• Sometimes, we take things down/put them away before the store closes. This doesn’t mean we can’t go get them for you (see: milk/creamer, sugar, pastries, etc), it just means that the more we can do before we’re officially closed, the earlier we can go home and rest our screaming feet. It might take a couple extra seconds for you to get the half and half for your coffee that you find at the milk station any other time of day, but trust me, you will survive.
  • If you can help it, don’t stick around anywhere up until they close. I was guilty of this before I worked in the industry, but now I understand why that kind of makes me a terrible person. When you take up not only a barista’s time right before they close the store, but also a table and a chair, you are actively in the way of them cleaning the store/floor/seating area, so they are limited in their productivity. The only way it would be appropriate for you to hog an area up until the moment the doors have to be locked is if you’re friendly with the baristas and they don’t feel weird mopping under the table you’re sitting at without you getting upset that their cleaning duties are upsetting your serenity.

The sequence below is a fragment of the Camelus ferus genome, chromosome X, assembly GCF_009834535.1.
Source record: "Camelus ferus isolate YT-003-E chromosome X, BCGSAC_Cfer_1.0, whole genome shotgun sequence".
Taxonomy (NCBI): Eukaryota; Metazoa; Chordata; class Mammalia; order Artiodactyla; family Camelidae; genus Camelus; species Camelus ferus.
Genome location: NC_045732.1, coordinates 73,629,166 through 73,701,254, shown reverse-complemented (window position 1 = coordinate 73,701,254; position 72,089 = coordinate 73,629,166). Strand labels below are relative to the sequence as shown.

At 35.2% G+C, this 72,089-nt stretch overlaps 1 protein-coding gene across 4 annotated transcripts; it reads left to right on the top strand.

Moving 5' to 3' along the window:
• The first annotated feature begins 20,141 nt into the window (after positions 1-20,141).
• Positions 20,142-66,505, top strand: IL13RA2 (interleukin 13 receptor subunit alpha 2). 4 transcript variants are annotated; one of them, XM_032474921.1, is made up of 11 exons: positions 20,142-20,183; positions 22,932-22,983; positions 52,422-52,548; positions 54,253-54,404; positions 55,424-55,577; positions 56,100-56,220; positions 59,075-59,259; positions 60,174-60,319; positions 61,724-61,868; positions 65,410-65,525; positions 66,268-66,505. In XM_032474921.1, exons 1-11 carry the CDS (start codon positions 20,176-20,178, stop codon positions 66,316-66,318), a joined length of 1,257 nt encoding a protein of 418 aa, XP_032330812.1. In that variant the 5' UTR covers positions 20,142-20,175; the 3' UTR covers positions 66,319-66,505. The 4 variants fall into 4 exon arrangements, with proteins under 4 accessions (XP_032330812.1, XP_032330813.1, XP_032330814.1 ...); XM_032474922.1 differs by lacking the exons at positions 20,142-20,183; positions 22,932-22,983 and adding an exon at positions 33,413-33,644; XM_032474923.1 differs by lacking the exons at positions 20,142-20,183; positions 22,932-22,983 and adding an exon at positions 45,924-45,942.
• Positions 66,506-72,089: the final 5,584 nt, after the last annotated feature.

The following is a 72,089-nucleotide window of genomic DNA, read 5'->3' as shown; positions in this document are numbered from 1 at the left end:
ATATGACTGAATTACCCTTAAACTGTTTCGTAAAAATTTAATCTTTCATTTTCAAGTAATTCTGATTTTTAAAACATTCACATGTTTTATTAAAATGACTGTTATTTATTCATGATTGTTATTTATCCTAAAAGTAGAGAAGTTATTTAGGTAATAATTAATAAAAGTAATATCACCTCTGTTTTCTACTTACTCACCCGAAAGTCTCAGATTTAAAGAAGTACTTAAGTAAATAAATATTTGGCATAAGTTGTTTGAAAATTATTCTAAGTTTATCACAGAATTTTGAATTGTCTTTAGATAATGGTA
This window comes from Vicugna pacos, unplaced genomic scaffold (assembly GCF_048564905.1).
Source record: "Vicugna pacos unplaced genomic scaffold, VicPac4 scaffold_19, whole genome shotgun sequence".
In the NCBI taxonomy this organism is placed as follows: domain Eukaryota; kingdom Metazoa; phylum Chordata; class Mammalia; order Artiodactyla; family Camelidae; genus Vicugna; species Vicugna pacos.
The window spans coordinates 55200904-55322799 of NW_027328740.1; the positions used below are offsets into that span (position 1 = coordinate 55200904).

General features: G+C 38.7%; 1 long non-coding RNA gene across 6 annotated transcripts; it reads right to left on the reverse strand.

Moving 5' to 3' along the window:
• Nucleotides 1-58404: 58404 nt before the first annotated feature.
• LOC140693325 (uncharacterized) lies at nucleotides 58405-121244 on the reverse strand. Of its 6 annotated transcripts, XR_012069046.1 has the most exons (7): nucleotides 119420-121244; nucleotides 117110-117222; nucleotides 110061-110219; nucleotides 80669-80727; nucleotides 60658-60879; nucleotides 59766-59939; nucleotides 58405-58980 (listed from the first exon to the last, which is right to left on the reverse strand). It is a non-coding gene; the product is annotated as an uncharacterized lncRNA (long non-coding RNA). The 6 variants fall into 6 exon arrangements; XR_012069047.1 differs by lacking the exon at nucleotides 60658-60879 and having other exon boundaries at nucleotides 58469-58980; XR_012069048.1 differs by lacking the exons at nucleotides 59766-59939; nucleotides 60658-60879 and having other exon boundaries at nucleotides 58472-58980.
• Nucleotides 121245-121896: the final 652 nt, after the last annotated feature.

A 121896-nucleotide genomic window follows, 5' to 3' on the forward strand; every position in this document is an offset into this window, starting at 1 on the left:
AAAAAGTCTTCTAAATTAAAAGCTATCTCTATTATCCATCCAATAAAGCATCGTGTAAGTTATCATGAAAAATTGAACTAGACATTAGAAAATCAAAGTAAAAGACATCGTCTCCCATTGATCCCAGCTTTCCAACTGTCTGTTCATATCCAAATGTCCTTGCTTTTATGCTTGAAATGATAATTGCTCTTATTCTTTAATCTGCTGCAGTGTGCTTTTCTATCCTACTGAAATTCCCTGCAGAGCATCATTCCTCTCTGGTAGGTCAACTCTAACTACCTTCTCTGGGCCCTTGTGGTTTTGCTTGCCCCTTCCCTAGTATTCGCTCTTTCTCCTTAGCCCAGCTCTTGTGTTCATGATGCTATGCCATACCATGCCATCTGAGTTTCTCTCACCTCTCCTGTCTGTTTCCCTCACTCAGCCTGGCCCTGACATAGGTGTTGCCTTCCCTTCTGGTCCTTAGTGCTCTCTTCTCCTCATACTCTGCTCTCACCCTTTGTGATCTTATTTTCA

3. How to read a menu


Cafes and restaurants have these things called “menus” that lay out exactly what you can and cannot order at their establishment. It’s one thing to ask for a subtraction (“can you make this without onions?”), but it’s an entirely separate issue to build your own entree that is nowhere on the menu as an option. Don’t get mad at me when I tell you that just because we have flour and eggs in the kitchen doesn’t mean we can make you a cake. We serve what is listed on the menu. End of story.

Worse, though, is if you have to ask your barista what kinds of drinks are available when there is literally a menu right in front of your face. You are holding the menu in your hand. Why don’t you just look at THAT, which has a comprehensive list of everything in my power I can make you, rather than have me list every variety ever? Asking what something is is fine- ie “what’s the difference between a cappuccino and a latte?” But asking me what kinds of iced tea we have WHILE HOLDING THE TEA MENU seems a bit of an unnecessary addition to our interaction. This is especially annoying if there’s a line behind you.